4.  How high does the U.S. rank when it comes to giving foreign aid to developing countries? (This is measured by the percentage of total economic output a country devotes to foreign aid, using numbers from 2015.)

a) 20th

b) 101st

c) 1st

d) 2nd

3) 3rd

Answer: A - The U.S. is ranked 20th, according to the OECD. The U.S. spends .17% of our total economic output on development assistance.


5. True or False?  President Trump's budget outline calls for stopping payment to the UN's climate change programs.


Next, ask students to read the material below silently, or have volunteers read sections out loud while others read along.


What is the federal budget?

The federal budget is a plan on how to allocate the 3 to 4 trillion dollars that the U.S. government spends each year. Though the Constitution gives spending authority to the Congress, the procedure, as it has evolved, now has the president beginning and ending the budget process:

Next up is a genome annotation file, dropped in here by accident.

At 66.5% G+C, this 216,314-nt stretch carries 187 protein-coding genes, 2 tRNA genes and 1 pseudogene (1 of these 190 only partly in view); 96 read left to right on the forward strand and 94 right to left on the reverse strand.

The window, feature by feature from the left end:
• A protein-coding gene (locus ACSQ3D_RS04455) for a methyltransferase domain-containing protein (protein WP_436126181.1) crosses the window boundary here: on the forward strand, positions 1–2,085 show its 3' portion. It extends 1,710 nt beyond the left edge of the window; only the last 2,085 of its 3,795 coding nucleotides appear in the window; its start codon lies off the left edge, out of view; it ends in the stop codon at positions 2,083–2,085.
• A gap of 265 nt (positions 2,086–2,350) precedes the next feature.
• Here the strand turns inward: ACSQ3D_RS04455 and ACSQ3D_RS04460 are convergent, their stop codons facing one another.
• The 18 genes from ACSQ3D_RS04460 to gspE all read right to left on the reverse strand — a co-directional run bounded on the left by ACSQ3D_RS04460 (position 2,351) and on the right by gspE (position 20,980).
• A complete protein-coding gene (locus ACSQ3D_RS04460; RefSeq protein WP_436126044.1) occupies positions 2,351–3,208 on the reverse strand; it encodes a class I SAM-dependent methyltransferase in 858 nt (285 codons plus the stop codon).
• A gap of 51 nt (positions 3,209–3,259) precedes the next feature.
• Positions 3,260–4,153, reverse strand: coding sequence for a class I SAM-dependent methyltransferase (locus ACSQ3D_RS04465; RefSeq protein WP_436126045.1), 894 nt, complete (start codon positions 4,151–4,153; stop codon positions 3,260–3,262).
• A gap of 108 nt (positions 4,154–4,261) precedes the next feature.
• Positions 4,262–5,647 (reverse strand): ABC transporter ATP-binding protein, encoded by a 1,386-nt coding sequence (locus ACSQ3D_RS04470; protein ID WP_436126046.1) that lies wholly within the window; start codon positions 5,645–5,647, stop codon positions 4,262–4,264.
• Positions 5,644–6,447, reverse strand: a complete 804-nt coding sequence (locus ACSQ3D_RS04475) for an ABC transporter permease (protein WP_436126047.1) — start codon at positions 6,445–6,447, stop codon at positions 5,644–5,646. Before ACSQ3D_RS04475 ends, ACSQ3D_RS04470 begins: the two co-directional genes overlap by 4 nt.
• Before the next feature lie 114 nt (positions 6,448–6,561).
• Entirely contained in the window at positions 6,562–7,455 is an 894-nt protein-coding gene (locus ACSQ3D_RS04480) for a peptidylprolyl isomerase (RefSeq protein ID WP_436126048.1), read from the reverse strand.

1. The President submits a budget  proposal to Congress, outlining the administration's priorities.
  2. Committees in the House of Representatives and the Senate work out their own budgets. Each house passes a budget separately and a committee works out the differences between the different versions. The House and Senate then pass one single budget.
  3. The President signs or vetoes the bill. 

President Trump's Budget